Nicholas Wapshott: Julian Assange has reason to fear US extradition
Published 23/08/2012 | 07:45
NO ONE is emerging well from the Julian Assange extradition circus playing out in London. As the Wikileaker in chief sits tantalizingly beyond the reach of British police in the Ecuador embassy, he can congratulate himself on a rare trifecta.
By holing up in some corner of a foreign field that is forever Ecuador, he is embarrassing the British government, which prides itself on upholding the law. By resisting Sweden's demands that he return to Stockholm to face rape charges, he continues to besmirch the justice system of a country otherwise famous as a beacon of liberality and progressivism. And by picking Ecuador, he is drawing attention to his reluctant host's cruel, despotic regime, which thumbs its nose at democratic governments everywhere.
Add to that a fourth motive - and to Assange perhaps the most important - for his failure to turn himself in: his reproach of America. The reason he cites for not answering sexual assault accusations against him by two women is that Sweden may extradite him to America, where he fears he will be tortured and put to death.
His account of the law is both misleading and inaccurate. Britain could as easily extradite Assange to the U.S. as to Sweden, but it can't. Like the rest of Europe, Britain may not deliver to America a criminal suspected of a capital crime - spying, in Assange's case -- because America has the death penalty. The same is true of Sweden. But his suggestion that if America could capture him he would be tortured and killed is plausible. And any who doubt his seemingly absurd claim should acquaint themselves with the wretched plight of United States Army Private First Class Bradley Manning.
Manning stands accused of providing Assange with a document dump of secret information in the biggest breach of security ever suffered by America. While the world's press has reveled in America's discomfort, the wholesale exposure of secret diplomatic reports has made it more difficult to work toward a peaceful settlement of the turmoil in Iraq and Afghanistan. If found guilty, Manning deserves to be punished.
The breach of security has, further, put in mortal danger the lives of individuals who have helped us achieve our aims. Some lives have been wrecked. Some may have been lost. The flip side of the notion that the world of spies and spying is glamorous is the betrayal of those who have been helping counter al Qaeda and the murderous regimes of Saddam Hussein, Mahmoud Ahmadinejad and the Taliban.
But the disgusting treatment of Manning by U.S. Army authorities has played into the hands of Assange and his anarchist pals. By all accounts, Manning is a troubled individual whose confusion about gender led to his being relentlessly bullied throughout his Army career. The Army looked on and did nothing. After being arrested and charged with "aiding the enemy", for which he faces the death penalty, he was subjected to conditions any civilized person would consider torture.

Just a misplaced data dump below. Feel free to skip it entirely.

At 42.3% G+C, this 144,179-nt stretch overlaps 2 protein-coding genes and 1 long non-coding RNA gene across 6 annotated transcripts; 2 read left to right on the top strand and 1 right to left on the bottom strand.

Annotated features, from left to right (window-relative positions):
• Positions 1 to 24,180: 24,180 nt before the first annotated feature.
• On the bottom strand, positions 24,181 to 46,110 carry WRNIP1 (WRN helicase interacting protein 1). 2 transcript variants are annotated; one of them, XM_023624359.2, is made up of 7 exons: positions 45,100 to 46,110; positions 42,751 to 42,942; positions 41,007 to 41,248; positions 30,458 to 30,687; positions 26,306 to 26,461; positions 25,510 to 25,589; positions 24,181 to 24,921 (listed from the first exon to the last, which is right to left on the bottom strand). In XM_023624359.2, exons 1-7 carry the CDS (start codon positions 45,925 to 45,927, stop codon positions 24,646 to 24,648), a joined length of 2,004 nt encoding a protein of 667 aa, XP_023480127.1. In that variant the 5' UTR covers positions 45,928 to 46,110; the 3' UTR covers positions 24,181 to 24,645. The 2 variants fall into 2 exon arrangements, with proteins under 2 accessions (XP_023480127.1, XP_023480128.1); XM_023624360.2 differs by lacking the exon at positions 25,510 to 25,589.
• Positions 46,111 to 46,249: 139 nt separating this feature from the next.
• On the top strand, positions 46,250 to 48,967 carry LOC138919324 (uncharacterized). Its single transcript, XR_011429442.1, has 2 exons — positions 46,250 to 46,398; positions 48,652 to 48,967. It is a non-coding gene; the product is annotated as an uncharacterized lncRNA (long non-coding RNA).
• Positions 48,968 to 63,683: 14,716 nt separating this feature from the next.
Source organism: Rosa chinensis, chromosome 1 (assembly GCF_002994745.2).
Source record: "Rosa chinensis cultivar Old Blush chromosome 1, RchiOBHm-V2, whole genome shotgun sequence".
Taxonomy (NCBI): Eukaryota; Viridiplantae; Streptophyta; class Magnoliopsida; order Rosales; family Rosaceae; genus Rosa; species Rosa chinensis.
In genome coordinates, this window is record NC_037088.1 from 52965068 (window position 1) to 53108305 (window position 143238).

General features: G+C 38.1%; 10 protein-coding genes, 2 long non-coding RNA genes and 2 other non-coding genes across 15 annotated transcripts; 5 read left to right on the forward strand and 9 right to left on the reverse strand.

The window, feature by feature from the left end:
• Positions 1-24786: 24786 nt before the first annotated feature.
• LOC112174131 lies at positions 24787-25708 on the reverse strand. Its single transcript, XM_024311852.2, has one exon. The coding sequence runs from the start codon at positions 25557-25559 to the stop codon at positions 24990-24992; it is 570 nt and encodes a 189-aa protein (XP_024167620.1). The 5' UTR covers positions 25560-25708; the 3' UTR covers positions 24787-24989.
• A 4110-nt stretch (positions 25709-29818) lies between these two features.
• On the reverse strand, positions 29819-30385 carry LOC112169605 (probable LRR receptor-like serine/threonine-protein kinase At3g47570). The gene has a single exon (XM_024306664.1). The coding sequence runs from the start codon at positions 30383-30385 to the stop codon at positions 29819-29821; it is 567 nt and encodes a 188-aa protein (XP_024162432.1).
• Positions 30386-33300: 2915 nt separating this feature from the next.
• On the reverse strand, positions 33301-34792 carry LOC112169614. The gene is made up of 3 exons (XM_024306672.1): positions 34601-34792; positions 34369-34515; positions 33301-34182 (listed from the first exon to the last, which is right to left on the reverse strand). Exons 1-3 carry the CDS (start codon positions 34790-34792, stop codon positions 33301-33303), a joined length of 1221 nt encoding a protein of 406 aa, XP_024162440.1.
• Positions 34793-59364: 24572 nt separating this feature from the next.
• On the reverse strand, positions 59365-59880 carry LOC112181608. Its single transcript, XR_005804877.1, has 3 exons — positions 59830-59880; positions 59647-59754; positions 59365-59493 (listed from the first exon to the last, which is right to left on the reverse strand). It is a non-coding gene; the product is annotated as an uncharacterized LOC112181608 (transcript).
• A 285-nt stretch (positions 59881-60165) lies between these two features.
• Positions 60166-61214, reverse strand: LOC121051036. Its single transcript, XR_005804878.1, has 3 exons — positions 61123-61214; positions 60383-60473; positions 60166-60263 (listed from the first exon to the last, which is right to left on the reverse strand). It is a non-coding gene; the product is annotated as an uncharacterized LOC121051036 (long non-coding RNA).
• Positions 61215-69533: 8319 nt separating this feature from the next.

Under the pretext he was a "suicide risk," Manning was held in solitary confinement for three months and for a further six kept apart from others for 23 hours a day. He was deprived of sleep and his spectacles taken so he couldn't see. His clothes were confiscated, and each dawn he was made to parade naked before guards. A U.N. special rapporteur, who usually records the bestial behavior against prisoners of conscience held by despots, ruled Manning's incarceration "cruel, inhuman and degrading."
The veteran public servant Philip Crowley declared Manning's treatment at the hands of his Army captors "ridiculous and counterproductive and stupid." Amnesty International, usually concerned with the torture and imprisonment of dissidents by tyrants, was so appalled it urged the British government to intercede. Nearly 300 distinguished American legal scholars judged Manning's ill-treatment unconstitutional. Manning's conditions were subsequently improved.
When it became known that torture methods, such as repetitive waterboarding, were being employed by American interrogators against al Qaeda suspects, many took some small comfort in the fact that the practice was personally authorized by Dick Cheney, who called it "the right thing to do." But Manning was maltreated by the current administration. Crowley was made to resign from Hillary Clinton's State Department for speaking out.
President Obama, a Harvard-trained lawyer, condoned the Pentagon's treatment of Manning as "appropriate and meeting our basic standards." He later followed Richard Nixon's legal calumny over Charles Manson by pronouncing Manning guilty as charged, even though he still awaits trial.
While Assange is protected by European laws from being sent to America, where he might be killed in cold blood by the state, Manning may still be put to death. So long as Assange is on the run, the world will be reminded that America, once a benign republic proudly defending the world's freedoms, has slipped in the last 10 years into a state of shame where torture is excused and executions defended by even the most liberal of public figures. I wonder what "The Greatest Generation" would think?
Nicholas Wapshott's "Keynes Hayek: The Clash That Defined Modern Economics" is published by W.W. Norton. Follow @nwapshott at Twitter.)